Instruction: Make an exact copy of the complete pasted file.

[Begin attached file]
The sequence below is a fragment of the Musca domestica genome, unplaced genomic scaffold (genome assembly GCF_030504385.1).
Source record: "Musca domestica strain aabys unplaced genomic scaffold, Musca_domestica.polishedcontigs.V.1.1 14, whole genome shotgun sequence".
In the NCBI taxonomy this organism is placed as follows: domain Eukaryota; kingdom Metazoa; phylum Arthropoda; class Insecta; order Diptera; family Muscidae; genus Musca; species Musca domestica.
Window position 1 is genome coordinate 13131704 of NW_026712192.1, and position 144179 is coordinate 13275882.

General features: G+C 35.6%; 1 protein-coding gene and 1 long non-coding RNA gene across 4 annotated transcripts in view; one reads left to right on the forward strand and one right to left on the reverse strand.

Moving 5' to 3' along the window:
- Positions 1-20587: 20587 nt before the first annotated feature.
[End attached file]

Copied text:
The sequence below is a fragment of the Musca domestica genome, unplaced genomic scaffold (genome assembly GCF_030504385.1).
Source record: "Musca domestica strain aabys unplaced genomic scaffold, Musca_domestica.polishedcontigs.V.1.1 14, whole genome shotgun sequence".
In the NCBI taxonomy this organism is placed as follows: domain Eukaryota; kingdom Metazoa; phylum Arthropoda; class Insecta; order Diptera; family Muscidae; genus Musca; species Musca domestica.
Window position 1 is genome coordinate 13131704 of NW_026712192.1, and position 144179 is coordinate 13275882.

General features: G+C 35.6%; 1 protein-coding gene and 1 long non-coding RNA gene across 4 annotated transcripts in view; one reads left to right on the forward strand and one right to left on the reverse strand.

Moving 5' to 3' along the window:
- Positions 1-20587: 20587 nt before the first annotated feature.